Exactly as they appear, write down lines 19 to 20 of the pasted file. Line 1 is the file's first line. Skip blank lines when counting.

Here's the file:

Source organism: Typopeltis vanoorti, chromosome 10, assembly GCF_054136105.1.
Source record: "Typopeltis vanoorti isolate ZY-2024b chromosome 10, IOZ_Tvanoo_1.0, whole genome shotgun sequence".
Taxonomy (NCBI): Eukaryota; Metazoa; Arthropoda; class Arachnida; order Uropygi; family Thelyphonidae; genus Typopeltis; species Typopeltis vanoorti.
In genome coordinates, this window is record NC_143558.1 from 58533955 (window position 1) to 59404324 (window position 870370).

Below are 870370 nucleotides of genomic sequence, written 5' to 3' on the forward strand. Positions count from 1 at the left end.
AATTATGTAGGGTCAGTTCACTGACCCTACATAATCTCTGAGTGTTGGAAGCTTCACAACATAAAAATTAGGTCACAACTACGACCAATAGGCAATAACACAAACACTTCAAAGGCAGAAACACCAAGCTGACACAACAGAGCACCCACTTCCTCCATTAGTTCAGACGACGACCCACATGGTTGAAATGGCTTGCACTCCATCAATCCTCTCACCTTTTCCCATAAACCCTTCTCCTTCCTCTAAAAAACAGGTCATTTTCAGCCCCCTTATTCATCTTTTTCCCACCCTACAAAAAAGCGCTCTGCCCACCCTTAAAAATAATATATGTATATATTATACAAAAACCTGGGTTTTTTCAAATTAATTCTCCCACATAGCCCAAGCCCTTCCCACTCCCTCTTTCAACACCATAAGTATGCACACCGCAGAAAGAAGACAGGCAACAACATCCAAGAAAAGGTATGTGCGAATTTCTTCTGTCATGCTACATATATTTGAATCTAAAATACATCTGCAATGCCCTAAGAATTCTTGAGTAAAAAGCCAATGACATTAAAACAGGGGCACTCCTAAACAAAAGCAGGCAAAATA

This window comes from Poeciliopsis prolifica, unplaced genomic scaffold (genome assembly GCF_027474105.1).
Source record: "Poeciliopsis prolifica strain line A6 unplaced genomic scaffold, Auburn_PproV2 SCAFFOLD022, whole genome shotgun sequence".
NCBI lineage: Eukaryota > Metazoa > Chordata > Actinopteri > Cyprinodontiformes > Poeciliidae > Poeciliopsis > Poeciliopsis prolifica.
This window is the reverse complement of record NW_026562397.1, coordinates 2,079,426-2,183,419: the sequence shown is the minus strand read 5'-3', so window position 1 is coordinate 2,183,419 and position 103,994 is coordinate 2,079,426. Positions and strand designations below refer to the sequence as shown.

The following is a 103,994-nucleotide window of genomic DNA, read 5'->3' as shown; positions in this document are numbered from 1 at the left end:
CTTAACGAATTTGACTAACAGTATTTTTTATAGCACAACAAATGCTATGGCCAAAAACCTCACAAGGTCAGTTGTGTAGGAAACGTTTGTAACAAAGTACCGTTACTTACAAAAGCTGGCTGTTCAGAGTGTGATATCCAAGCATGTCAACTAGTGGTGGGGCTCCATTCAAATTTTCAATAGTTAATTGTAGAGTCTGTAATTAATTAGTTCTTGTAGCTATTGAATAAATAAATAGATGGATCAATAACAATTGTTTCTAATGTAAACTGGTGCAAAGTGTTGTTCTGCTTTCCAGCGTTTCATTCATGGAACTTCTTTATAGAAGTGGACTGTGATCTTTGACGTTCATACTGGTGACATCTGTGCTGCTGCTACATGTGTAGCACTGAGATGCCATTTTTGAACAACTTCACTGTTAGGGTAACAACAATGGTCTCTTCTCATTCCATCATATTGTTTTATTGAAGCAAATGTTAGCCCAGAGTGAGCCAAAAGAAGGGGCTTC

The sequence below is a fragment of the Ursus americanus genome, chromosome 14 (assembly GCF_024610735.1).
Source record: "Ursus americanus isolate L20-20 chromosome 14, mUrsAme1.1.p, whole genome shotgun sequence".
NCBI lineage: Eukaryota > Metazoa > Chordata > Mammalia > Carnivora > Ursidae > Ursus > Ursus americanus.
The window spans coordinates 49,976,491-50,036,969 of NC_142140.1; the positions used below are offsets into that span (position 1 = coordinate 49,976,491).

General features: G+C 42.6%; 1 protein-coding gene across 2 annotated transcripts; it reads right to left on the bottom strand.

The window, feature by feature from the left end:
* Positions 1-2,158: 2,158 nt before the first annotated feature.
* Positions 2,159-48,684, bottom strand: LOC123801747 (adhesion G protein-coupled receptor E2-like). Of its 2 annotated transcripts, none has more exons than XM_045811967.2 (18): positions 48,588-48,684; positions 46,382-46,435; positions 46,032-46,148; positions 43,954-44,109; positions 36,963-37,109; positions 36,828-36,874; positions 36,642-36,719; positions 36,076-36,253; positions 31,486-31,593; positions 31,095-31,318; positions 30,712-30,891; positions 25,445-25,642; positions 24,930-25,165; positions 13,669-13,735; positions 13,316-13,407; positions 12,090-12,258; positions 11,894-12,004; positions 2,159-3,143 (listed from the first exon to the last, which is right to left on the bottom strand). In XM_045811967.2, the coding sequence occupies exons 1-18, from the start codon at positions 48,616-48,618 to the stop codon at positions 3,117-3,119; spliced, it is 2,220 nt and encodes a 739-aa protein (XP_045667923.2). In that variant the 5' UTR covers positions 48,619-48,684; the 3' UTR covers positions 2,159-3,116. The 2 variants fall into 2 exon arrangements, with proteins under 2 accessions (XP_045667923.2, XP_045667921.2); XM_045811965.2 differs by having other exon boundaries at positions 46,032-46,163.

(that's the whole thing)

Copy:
* Positions 1-2,158: 2,158 nt before the first annotated feature.
* Positions 2,159-48,684, bottom strand: LOC123801747 (adhesion G protein-coupled receptor E2-like). Of its 2 annotated transcripts, none has more exons than XM_045811967.2 (18): positions 48,588-48,684; positions 46,382-46,435; positions 46,032-46,148; positions 43,954-44,109; positions 36,963-37,109; positions 36,828-36,874; positions 36,642-36,719; positions 36,076-36,253; positions 31,486-31,593; positions 31,095-31,318; positions 30,712-30,891; positions 25,445-25,642; positions 24,930-25,165; positions 13,669-13,735; positions 13,316-13,407; positions 12,090-12,258; positions 11,894-12,004; positions 2,159-3,143 (listed from the first exon to the last, which is right to left on the bottom strand). In XM_045811967.2, the coding sequence occupies exons 1-18, from the start codon at positions 48,616-48,618 to the stop codon at positions 3,117-3,119; spliced, it is 2,220 nt and encodes a 739-aa protein (XP_045667923.2). In that variant the 5' UTR covers positions 48,619-48,684; the 3' UTR covers positions 2,159-3,116. The 2 variants fall into 2 exon arrangements, with proteins under 2 accessions (XP_045667923.2, XP_045667921.2); XM_045811965.2 differs by having other exon boundaries at positions 46,032-46,163.